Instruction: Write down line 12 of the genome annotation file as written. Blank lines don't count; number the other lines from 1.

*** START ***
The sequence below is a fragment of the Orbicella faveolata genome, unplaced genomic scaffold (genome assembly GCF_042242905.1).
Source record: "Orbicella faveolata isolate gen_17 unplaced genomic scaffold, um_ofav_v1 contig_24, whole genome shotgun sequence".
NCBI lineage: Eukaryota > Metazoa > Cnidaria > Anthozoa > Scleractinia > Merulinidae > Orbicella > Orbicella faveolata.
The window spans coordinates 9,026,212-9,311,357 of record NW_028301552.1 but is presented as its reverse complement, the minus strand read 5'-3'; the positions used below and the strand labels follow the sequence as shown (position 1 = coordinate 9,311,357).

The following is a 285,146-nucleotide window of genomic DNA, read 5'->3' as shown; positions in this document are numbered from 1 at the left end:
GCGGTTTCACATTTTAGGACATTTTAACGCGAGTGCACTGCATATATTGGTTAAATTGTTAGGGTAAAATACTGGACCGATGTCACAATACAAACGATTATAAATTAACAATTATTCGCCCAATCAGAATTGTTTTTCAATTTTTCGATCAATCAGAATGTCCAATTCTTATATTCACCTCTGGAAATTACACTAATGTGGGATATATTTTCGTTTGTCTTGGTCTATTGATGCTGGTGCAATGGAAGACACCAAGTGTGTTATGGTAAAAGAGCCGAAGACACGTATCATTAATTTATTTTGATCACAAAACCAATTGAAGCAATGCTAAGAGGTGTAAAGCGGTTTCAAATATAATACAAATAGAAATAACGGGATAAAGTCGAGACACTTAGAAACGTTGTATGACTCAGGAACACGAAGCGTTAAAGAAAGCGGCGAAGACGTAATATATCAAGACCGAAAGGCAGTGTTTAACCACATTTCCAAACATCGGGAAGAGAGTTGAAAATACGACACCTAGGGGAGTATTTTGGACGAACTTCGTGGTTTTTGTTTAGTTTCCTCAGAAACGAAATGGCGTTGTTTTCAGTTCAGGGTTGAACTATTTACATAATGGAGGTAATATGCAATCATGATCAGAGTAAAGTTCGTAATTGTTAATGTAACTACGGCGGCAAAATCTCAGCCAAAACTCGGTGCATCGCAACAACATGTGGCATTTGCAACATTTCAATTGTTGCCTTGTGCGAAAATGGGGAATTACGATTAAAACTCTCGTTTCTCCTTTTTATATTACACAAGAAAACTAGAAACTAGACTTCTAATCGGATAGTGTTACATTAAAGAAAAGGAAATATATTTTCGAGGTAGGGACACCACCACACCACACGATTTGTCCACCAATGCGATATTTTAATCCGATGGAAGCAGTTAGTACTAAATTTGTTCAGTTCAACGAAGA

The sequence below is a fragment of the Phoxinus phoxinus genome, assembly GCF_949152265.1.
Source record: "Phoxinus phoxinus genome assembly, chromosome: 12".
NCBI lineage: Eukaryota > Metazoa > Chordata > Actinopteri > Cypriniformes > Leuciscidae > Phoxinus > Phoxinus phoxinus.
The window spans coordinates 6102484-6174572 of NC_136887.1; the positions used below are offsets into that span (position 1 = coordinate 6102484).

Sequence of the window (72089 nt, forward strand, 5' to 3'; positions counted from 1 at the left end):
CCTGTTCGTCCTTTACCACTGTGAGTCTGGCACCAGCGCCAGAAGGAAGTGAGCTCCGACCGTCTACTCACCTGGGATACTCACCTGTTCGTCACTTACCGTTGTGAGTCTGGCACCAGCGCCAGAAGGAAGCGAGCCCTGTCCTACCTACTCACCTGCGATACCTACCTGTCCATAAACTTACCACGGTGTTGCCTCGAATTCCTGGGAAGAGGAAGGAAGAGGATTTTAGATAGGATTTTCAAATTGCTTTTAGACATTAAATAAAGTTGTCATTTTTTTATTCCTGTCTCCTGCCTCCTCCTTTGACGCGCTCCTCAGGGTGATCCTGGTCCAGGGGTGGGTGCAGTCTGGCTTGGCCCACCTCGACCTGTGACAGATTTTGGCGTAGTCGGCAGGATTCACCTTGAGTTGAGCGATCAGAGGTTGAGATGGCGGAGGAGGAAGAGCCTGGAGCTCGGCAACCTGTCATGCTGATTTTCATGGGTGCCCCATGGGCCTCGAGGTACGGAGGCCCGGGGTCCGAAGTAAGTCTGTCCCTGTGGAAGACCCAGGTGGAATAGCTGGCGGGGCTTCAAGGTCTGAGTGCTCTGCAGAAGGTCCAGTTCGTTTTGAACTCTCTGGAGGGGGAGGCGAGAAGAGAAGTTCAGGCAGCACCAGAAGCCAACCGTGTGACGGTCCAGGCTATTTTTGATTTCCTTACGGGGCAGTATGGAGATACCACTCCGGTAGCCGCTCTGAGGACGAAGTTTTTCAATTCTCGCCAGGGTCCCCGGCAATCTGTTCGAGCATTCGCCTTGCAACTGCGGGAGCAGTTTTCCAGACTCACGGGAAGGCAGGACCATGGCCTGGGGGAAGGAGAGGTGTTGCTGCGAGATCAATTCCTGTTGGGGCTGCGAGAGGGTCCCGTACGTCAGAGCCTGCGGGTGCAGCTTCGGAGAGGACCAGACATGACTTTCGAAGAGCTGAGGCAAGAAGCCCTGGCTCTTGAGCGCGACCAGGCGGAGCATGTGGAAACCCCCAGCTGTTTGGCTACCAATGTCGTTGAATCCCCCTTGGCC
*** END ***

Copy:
CCTGTTCGTCCTTTACCACTGTGAGTCTGGCACCAGCGCCAGAAGGAAGTGAGCTCCGACCGTCTACTCACCTGGGATACTCACCTGTTCGTCACTTACCGTTGTGAGTCTGGCACCAGCGCCAGAAGGAAGCGAGCCCTGTCCTACCTACTCACCTGCGATACCTACCTGTCCATAAACTTACCACGGTGTTGCCTCGAATTCCTGGGAAGAGGAAGGAAGAGGATTTTAGATAGGATTTTCAAATTGCTTTTAGACATTAAATAAAGTTGTCATTTTTTTATTCCTGTCTCCTGCCTCCTCCTTTGACGCGCTCCTCAGGGTGATCCTGGTCCAGGGGTGGGTGCAGTCTGGCTTGGCCCACCTCGACCTGTGACAGATTTTGGCGTAGTCGGCAGGATTCACCTTGAGTTGAGCGATCAGAGGTTGAGATGGCGGAGGAGGAAGAGCCTGGAGCTCGGCAACCTGTCATGCTGATTTTCATGGGTGCCCCATGGGCCTCGAGGTACGGAGGCCCGGGGTCCGAAGTAAGTCTGTCCCTGTGGAAGACCCAGGTGGAATAGCTGGCGGGGCTTCAAGGTCTGAGTGCTCTGCAGAAGGTCCAGTTCGTTTTGAACTCTCTGGAGGGGGAGGCGAGAAGAGAAGTTCAGGCAGCACCAGAAGCCAACCGTGTGACGGTCCAGGCTATTTTTGATTTCCTTACGGGGCAGTATGGAGATACCACTCCGGTAGCCGCTCTGAGGACGAAGTTTTTCAATTCTCGCCAGGGTCCCCGGCAATCTGTTCGAGCATTCGCCTTGCAACTGCGGGAGCAGTTTTCCAGACTCACGGGAAGGCAGGACCATGGCCTGGGGGAAGGAGAGGTGTTGCTGCGAGATCAATTCCTGTTGGGGCTGCGAGAGGGTCCCGTACGTCAGAGCCTGCGGGTGCAGCTTCGGAGAGGACCAGACATGACTTTCGAAGAGCTGAGGCAAGAAGCCCTGGCTCTTGAGCGCGACCAGGCGGAGCATGTGGAAACCCCCAGCTGTTTGGCTACCAATGTCGTTGAATCCCCCTTGGCC